Brilliant colour and attention to light were central to Francis’ practice. In his own words, “colour is light on fire.” His son, artist Shingo Francis, remembers that his father would critique his son’s paintings mainly through the lens of colour: “this yellow, this blue.” Sam Francis was calculated with colour, working with thinner layers of pigment harkening back to his earliest forays into watercolour. Burchett-Lere notes that “he liked the feeling of the fluidity, always looking for his paintings to have a watercolour feeling to them, even though he was working in oil… Sam was always looking for the most intense colour: the perfect red, the most brilliant blue. For him, colour was power, a life force.”
The great counterpoint to Francis’ love of colour was his later use of large white expanses, achieved through liberal application of gesso. The artist saw these vast fields as portals to the sublime, a way to explore both space and colour through its absence.
Francis’ most iconic works are his murals, the most famous of which are located at the Louvre Museum in Paris, the San Francisco Museum of Modern Art, San Francisco International Airport, Seattle’s First National Bank and the Kunsthalle in Basel, Switzerland. Major exhibitions of his work have been held by Houston’s Museum of Fine Arts, the Kunsthalle in Basel, the Albright-Knox Art Gallery in Buffalo, the Pompidou Centre in Paris, the Galerie Kornfeld und Klipstein in Bern, the Institute of Contemporary Art in Boston, the Museum of Modern Art in Toyama, Japan, Tokyo’s Idemitsu Art Gallery, the Hong Kong Art Centre, the Konsthall in Malmo, Sweden, the Museo Nacional in Madrid, the Galleria Communale in Rome, and the Los Angeles Museum of Contemporary Art.
Francis’ work also performs well on the secondary market, with a 1958 watercolour and gouache on paper, “Symphony in Blue,” setting the record for a Francis work on paper, selling at Sotheby’s for $1,145,000 USD. In November 2022, “Composition in Black and Blue” a 1955 oil on canvas sold for $13,557,500 USD at the Paul Allen auction at Christies, New York.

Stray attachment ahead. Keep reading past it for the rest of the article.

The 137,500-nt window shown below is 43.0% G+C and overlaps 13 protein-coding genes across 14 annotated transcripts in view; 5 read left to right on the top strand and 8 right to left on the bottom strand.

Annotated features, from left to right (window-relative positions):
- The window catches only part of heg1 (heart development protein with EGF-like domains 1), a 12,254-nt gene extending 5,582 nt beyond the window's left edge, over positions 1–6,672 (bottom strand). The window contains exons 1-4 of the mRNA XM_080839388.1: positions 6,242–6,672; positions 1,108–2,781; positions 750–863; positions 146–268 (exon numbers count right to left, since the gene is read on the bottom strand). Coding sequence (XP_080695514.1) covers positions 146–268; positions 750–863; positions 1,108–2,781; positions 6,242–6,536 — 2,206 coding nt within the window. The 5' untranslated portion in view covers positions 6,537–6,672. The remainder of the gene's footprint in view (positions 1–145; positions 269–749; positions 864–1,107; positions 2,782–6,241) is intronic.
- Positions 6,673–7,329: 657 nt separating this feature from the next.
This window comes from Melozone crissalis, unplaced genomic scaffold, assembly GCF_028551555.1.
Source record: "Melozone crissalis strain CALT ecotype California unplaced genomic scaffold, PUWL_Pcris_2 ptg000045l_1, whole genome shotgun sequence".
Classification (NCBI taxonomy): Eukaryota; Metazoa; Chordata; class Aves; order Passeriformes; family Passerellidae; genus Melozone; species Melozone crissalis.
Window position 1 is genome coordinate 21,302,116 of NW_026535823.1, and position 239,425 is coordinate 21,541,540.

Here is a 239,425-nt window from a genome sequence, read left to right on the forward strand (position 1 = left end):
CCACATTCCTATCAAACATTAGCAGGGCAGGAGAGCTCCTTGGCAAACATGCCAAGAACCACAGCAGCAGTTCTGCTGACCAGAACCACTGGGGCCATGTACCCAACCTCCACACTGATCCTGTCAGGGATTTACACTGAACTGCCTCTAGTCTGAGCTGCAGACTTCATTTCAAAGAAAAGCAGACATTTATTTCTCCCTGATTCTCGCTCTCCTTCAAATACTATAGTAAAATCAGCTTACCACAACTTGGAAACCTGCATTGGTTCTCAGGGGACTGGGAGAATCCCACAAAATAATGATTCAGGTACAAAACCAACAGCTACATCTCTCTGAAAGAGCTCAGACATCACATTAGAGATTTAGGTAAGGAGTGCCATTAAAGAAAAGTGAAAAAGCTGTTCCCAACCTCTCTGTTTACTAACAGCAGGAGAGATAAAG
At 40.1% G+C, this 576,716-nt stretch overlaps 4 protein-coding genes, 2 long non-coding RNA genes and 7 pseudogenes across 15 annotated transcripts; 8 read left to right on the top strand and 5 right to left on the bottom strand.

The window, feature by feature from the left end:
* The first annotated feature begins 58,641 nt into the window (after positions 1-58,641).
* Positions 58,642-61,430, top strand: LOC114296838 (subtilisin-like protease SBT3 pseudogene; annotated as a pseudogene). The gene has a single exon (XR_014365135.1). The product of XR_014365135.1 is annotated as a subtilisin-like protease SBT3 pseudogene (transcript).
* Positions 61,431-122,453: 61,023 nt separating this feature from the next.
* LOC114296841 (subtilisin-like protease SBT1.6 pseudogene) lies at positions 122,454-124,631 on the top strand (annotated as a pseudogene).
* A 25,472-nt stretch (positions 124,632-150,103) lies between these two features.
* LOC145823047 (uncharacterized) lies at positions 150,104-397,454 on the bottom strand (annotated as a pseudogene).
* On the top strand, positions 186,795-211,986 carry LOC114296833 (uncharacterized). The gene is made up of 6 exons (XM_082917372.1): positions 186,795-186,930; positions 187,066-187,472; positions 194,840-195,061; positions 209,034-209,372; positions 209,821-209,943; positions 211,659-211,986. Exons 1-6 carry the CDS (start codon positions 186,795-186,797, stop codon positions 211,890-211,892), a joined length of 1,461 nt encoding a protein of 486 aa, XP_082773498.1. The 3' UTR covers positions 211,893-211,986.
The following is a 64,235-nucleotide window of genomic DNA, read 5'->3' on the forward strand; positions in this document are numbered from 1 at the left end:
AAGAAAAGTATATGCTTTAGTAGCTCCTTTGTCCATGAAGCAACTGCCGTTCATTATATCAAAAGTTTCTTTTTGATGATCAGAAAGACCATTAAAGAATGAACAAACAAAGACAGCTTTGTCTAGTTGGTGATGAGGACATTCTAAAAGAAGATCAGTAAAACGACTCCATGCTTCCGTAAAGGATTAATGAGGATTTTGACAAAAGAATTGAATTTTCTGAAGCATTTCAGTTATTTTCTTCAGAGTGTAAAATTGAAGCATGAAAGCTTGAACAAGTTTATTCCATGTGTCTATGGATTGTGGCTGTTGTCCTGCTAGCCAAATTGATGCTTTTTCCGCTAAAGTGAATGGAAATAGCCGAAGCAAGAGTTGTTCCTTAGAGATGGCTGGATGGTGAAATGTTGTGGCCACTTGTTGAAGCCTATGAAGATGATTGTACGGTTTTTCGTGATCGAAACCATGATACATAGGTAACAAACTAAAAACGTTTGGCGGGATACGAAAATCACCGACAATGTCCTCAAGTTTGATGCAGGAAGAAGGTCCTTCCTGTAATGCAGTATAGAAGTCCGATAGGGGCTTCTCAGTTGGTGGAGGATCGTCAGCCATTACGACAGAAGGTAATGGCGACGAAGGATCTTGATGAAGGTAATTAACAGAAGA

PERSONAL LIFE AND LATER YEARS
Sam Francis was married five times, first to his high school sweetheart Vera Miller, and subsequently to four artists: Californian painter Muriel Goodwin, Japanese artists Teruko Yokoi and Mako Idemitsu, followed by his last wife, painter Margaret Smith. Francis had four children, two of whom are artists as well. Those who knew him recall that Francis was a powerful force contained in a short, white-haired figure, with one source explaining that “Sam was dark and light and loved complete chaos.”
Francis passed away from prostate cancer in 1994. Diagnosed in 1987, he refused chemotherapy or surgery, instead seeking alternative treatments. His final five months were spent painting in spite of the artist’s enormous physical pain. He managed to produce 145 small painted works using his left hand, unable to use his dominant right hand after damaging it in a fall. Francis intended that these late works be displayed in one large grouping, viewing them as a single work. Francis’ collaborator, printmaker Jacob Samuel, explains that “these paintings are about Sam’s incredibly strong will to create, and that’s something he had in abundance–he had such incredible passion and skill. I’ve worked with lots of artists, but nobody had what he had. He could walk into the studio with a blank mind and no plan whatsoever, armed only with the confidence to just start and see where it went.”
About the auction:
Held online from November 18-23, our Editions auction centres around the S.P. Family Collection, which represents a selection of prints by modern masters. Highlights include Pablo Picasso’s “Jacqueline au chapeau noir” and “Francoise,” Marc Chagall’s “Couple in Mimosas,” and Joan Miró’s “Querelle d’amoureux.” Alongside this collection are iconic prints, including Andy Warhol’s “Vegetarian Vegetable, from Campbell’s Soup II” Henri Matisse’s “Portrait de Claude D.,” Joan Miró’s “La Cascada,” and Damien Hirst’s “Keukenhof (Veil)” and “Currency Series.” This auction also includes several prints by Sam Francis, a timely addition on the occasion of his centennial.
On view at our Toronto location:
Sunday, November 19 from 12:00 pm to 4:00 pm
Monday, November 20 from 10:00 am to 5:00 pm
Tuesday, November 21 from 10:00 am to 5:00 pm
Or by appointment.